Rooney died in his sleep from natural causes at his son Mark Rooney's home in Los Angeles, California on April 6, 2014 at the age of 93. He had gone for a nap after lunch, and family members called 911 when they sought to wake him and his breathing seemed labored. He was declared dead at 4 p.m. Rooney was survived by his wife of 37 years, Jan Chamberlain, from whom he was separated, as well as eight surviving children, two stepchildren, nineteen grandchildren and several great-grandchildren.
Rooney signed his will several weeks prior to his death and instructed his lawyer, rather than family, to manage his estate. Rooney's lawyer explained that the intention was to purchase a burial plot, but Rooney was unable to afford the price. Rooney's estate had dwindled to US$18,000, which was left to a stepson, and he was estranged from most of his nine children. His wife, Jan Rooney, will be eligible for Rooney's social security benefits and some of his pension earnings in accordance with a previous agreement. At the time of his death, Rooney owed back taxes to the U.S. Internal Revenue Service and California Franchise Tax Board. In a statement on Rooney's personal website shortly after his death, his talent agents, CMG Worldwide, said that Rooney also owed money for outstanding medical bills as well as tax bills, and that contributions from the public were being accepted, with proceeds "donated to help assist with the debts and expenses of Mickey's estate."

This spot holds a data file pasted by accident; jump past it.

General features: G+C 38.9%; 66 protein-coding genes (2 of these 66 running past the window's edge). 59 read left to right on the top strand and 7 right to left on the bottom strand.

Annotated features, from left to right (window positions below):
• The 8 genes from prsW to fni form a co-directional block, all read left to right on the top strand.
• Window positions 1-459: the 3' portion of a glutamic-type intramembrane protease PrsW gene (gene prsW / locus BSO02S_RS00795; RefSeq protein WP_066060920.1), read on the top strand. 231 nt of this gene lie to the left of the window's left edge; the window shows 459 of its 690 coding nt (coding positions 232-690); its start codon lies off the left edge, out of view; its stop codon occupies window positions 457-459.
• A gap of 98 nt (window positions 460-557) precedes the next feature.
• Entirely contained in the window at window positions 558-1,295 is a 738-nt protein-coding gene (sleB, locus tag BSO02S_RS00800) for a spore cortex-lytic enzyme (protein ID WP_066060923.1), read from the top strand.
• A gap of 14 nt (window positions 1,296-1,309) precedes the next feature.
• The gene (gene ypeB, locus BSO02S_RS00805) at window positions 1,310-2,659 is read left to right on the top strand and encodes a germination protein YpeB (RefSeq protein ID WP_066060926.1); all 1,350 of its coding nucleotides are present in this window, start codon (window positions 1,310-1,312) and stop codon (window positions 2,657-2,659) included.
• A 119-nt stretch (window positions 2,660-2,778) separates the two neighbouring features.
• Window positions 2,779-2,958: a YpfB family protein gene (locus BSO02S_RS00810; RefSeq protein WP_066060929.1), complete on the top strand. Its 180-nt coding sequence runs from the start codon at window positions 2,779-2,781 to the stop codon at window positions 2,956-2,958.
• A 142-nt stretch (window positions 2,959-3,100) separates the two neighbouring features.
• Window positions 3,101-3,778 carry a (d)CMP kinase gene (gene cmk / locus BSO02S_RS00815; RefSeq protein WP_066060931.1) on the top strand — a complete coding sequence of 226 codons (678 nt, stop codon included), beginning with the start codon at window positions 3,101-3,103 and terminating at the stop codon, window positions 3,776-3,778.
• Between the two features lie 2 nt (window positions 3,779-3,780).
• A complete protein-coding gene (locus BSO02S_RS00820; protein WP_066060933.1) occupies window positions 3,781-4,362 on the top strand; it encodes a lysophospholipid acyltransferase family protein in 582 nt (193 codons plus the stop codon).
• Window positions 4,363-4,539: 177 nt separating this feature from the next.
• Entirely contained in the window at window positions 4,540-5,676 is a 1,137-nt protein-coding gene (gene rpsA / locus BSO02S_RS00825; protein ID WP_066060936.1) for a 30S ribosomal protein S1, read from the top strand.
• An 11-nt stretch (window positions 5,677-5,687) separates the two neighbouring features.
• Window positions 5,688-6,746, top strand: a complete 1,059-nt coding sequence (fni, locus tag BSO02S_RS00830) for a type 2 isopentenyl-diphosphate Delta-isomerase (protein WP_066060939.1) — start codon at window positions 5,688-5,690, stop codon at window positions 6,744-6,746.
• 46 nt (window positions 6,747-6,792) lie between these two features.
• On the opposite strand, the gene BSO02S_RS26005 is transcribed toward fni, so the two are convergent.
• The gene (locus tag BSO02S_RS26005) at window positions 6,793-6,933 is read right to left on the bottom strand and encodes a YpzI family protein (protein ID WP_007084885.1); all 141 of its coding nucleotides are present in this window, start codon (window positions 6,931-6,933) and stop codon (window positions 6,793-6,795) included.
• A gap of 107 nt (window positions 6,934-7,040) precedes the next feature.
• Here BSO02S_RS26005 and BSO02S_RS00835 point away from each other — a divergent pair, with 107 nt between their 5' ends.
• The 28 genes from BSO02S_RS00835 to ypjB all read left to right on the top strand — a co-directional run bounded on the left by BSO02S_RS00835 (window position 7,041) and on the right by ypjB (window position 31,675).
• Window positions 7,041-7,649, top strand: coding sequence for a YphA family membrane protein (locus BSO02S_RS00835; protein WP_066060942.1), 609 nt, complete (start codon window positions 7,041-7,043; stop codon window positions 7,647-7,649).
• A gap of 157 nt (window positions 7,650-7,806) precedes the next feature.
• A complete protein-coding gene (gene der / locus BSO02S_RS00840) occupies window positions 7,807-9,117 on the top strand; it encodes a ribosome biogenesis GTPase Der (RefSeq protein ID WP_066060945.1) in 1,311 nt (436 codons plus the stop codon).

After his death, family members feuded over his burial, and a court hearing on the matter had been scheduled for April 11. On April 10, family members resolved their dispute, and decided he would be buried at Hollywood Forever Cemetery alongside other screen stars. Rooney's conservator and Jan Rooney agreed to collaborate on a small funeral for family members, which Christopher and Christina Aber, whom Rooney had accused of abuse, will not be permitted to attend. The settlement headed off a potentially expensive lawsuit. His lawyer said that "Mickey had enough lawsuits in life for 10 people; the last thing he needs is for one over where he'll be buried." One group of family members and friends of the family, including Mickey Rourke, held a memorial service on April 18. A private funeral, organized by another set of family members, was held at the cemetery on April 19. His eight surviving children said in a statement that they were barred from seeing Rooney during his final years. His estate's executor was in talks with film studio executives about a public memorial service. Jan Rooney has indicated that she will contest the will, which was signed a few weeks before his death.